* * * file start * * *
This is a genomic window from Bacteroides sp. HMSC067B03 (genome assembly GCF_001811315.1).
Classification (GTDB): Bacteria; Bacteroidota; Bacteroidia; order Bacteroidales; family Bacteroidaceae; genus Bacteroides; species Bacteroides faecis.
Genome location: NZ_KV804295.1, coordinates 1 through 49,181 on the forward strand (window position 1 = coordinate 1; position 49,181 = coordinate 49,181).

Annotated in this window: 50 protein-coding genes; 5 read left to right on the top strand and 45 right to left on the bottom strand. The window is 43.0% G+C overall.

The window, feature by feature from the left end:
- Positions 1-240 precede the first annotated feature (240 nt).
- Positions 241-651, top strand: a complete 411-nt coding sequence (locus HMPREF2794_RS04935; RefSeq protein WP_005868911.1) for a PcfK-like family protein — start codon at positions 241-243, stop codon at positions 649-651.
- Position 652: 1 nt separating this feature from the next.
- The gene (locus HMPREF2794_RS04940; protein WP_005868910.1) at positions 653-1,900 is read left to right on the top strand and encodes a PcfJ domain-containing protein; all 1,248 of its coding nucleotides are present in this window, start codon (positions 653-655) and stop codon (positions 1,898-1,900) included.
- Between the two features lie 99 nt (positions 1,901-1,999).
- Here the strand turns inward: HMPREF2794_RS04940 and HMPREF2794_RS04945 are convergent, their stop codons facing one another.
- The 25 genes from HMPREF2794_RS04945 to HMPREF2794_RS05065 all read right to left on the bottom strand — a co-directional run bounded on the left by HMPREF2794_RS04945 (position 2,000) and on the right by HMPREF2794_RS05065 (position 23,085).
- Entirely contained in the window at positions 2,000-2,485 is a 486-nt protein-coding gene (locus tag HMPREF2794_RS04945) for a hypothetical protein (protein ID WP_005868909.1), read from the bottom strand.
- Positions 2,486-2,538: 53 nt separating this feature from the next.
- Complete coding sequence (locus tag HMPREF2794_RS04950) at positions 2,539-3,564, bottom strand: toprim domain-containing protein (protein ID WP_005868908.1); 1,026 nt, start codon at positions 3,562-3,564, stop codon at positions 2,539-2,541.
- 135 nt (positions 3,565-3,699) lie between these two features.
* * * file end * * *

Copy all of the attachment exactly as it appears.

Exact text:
This is a genomic window from Bacteroides sp. HMSC067B03 (genome assembly GCF_001811315.1).
Classification (GTDB): Bacteria; Bacteroidota; Bacteroidia; order Bacteroidales; family Bacteroidaceae; genus Bacteroides; species Bacteroides faecis.
Genome location: NZ_KV804295.1, coordinates 1 through 49,181 on the forward strand (window position 1 = coordinate 1; position 49,181 = coordinate 49,181).

Annotated in this window: 50 protein-coding genes; 5 read left to right on the top strand and 45 right to left on the bottom strand. The window is 43.0% G+C overall.

The window, feature by feature from the left end:
- Positions 1-240 precede the first annotated feature (240 nt).
- Positions 241-651, top strand: a complete 411-nt coding sequence (locus HMPREF2794_RS04935; RefSeq protein WP_005868911.1) for a PcfK-like family protein — start codon at positions 241-243, stop codon at positions 649-651.
- Position 652: 1 nt separating this feature from the next.
- The gene (locus HMPREF2794_RS04940; protein WP_005868910.1) at positions 653-1,900 is read left to right on the top strand and encodes a PcfJ domain-containing protein; all 1,248 of its coding nucleotides are present in this window, start codon (positions 653-655) and stop codon (positions 1,898-1,900) included.
- Between the two features lie 99 nt (positions 1,901-1,999).
- Here the strand turns inward: HMPREF2794_RS04940 and HMPREF2794_RS04945 are convergent, their stop codons facing one another.
- The 25 genes from HMPREF2794_RS04945 to HMPREF2794_RS05065 all read right to left on the bottom strand — a co-directional run bounded on the left by HMPREF2794_RS04945 (position 2,000) and on the right by HMPREF2794_RS05065 (position 23,085).
- Entirely contained in the window at positions 2,000-2,485 is a 486-nt protein-coding gene (locus tag HMPREF2794_RS04945) for a hypothetical protein (protein ID WP_005868909.1), read from the bottom strand.
- Positions 2,486-2,538: 53 nt separating this feature from the next.
- Complete coding sequence (locus tag HMPREF2794_RS04950) at positions 2,539-3,564, bottom strand: toprim domain-containing protein (protein ID WP_005868908.1); 1,026 nt, start codon at positions 3,562-3,564, stop codon at positions 2,539-2,541.
- 135 nt (positions 3,565-3,699) lie between these two features.